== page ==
By Mike Templeton

The 52nd Annual Appalachian Festival featured numerous exhibits that demonstrate the rich culture of Appalachia. Some of these exhibits allowed people to see some of the ways Appalachian life made it to places like Cincinnati during periods when people were migrating from the mountains to the cities. Perhaps the most revealing and powerful of these exhibits is “Perceptions of Home: The Urban Appalachian Spirit,” a project of UACC’s predecessor, The Urban Appalachian Council, which tells these stories in images and text from interviews with the people who lived these experiences. Members of the Urban Appalachian Community Coalition were on hand to guide people as they viewed the exhibit.

“Perceptions of Home” is a collection of photographs by Malcolm Wilson and interviews and other writings by Don Corathers. The exhibit is displayed in a manner that some may interpret as imposing since it is not a traditional set of matted images with textual embellishments. Core member Maureen Sullivan was involved with the exhibit from the beginning in the mid-1990s. She explained that the display (designed by Tom Allison) is made of “solid wood planks and some corrugated metal which are very substantial– not ornamental” and that the choice of materials offers “a kind of message in itself about the people/community portrayed in the black and white photos.” Indeed, the juxtaposition of the rustic and the industrial is a visual metaphor of the urban Appalachian experience. Wilson’s photographs stand out against these planks and offer an ideal mix of stark imagery and the warmth contained in the faces of the people who were interviewed for the project.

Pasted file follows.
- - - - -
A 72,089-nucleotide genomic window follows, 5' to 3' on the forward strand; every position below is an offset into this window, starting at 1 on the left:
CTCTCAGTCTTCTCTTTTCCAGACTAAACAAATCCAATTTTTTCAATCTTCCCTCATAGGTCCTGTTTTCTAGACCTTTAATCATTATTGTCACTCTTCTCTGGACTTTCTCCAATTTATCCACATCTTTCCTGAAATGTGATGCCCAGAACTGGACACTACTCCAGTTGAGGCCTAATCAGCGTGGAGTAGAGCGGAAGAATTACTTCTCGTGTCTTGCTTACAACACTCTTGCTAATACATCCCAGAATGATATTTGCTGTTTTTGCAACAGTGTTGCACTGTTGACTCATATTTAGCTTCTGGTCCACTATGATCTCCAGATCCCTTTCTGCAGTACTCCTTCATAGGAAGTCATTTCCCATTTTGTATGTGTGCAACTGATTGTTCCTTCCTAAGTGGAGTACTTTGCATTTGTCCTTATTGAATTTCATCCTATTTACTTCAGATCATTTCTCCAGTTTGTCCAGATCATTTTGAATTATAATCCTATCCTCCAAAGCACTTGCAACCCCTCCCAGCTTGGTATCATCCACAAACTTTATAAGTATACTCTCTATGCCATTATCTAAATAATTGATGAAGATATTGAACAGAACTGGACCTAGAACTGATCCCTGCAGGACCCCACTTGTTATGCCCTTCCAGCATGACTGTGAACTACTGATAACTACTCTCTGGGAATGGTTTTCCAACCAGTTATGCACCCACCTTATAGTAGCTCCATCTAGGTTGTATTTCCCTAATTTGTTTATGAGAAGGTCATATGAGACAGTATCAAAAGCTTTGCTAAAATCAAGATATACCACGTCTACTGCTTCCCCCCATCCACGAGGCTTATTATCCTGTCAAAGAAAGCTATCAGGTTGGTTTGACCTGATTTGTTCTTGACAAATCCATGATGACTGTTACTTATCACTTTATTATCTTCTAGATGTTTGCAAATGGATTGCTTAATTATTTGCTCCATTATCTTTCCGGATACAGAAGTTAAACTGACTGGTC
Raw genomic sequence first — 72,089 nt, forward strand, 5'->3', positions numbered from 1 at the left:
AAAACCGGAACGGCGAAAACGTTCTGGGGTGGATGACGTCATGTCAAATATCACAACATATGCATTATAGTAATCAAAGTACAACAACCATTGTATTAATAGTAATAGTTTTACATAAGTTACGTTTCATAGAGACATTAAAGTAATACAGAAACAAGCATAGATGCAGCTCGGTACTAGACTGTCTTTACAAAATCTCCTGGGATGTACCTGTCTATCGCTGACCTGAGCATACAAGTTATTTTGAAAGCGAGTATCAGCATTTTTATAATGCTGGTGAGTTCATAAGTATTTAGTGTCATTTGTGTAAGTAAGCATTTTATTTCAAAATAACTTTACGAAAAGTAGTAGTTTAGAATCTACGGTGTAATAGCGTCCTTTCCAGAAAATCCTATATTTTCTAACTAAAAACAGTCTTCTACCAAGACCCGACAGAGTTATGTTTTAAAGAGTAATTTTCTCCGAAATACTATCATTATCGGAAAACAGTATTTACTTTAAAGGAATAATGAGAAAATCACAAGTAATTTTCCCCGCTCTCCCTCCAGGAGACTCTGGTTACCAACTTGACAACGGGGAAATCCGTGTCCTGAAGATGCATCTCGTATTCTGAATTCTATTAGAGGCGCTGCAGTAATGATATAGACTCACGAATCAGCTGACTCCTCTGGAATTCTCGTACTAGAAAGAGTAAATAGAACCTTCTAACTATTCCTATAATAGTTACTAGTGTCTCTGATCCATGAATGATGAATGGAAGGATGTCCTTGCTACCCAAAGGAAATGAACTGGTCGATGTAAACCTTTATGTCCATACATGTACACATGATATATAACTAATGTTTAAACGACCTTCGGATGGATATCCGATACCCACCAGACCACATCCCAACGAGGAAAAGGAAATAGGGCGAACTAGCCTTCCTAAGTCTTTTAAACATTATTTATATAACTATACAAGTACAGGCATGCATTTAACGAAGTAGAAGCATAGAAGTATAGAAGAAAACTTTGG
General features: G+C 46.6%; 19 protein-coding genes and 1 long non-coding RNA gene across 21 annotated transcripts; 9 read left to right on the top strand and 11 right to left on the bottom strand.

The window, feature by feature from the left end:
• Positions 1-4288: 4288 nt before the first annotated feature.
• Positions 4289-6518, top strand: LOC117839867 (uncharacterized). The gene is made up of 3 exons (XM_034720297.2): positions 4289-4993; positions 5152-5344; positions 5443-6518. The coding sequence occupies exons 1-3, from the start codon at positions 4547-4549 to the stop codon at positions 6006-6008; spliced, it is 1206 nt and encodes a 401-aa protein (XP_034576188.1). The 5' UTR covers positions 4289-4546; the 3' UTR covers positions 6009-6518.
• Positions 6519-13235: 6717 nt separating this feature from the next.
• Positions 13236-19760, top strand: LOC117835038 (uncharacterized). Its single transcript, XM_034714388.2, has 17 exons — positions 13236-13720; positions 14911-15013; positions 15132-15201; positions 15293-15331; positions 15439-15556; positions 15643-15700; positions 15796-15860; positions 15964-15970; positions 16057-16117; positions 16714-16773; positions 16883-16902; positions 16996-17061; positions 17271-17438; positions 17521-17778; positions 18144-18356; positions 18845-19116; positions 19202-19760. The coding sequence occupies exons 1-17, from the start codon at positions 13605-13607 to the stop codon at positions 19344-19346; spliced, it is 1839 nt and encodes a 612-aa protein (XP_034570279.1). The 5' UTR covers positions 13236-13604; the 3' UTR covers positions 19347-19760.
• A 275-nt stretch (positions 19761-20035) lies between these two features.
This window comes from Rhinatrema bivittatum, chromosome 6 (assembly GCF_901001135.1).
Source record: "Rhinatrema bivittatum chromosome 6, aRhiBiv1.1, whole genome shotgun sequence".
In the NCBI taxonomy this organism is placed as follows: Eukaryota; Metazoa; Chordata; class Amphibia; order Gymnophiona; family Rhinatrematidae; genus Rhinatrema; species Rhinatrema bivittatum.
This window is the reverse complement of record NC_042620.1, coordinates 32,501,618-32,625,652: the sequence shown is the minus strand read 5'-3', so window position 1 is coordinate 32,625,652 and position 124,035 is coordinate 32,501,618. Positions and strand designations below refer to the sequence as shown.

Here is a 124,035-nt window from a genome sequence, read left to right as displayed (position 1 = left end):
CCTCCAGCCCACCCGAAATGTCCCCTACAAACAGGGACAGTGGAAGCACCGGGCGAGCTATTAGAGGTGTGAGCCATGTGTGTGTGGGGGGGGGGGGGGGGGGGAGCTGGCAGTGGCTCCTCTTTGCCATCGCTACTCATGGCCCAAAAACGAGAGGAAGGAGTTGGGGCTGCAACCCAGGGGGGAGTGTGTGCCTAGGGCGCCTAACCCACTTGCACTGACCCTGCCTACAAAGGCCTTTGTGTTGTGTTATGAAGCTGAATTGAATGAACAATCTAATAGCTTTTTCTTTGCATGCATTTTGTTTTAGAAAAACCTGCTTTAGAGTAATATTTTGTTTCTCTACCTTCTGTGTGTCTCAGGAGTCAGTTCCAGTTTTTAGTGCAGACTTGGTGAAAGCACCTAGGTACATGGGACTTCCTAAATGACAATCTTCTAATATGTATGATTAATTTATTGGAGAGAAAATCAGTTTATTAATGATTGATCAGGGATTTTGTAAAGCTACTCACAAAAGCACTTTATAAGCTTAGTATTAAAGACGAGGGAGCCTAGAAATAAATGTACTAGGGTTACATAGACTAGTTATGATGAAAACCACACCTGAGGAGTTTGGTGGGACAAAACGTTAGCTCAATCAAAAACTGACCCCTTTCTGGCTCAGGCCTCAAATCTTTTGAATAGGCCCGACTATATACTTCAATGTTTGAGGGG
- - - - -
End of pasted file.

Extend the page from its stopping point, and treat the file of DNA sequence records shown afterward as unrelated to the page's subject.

The interviews and images of “Perceptions of Home” offer a first-hand account of the urban Appalachian experience. These stories run the gamut of triumph and heartbreak, and Wilson’s images allow you to put a living human to the story you read. The exhibit reveals these stories and images, and each is displayed on one panel that is about 3.5 feet by 7 feet. Maureen Sullivan said that one family group is displayed on two panels in order to convey their stories in a way that is faithful to them as a group.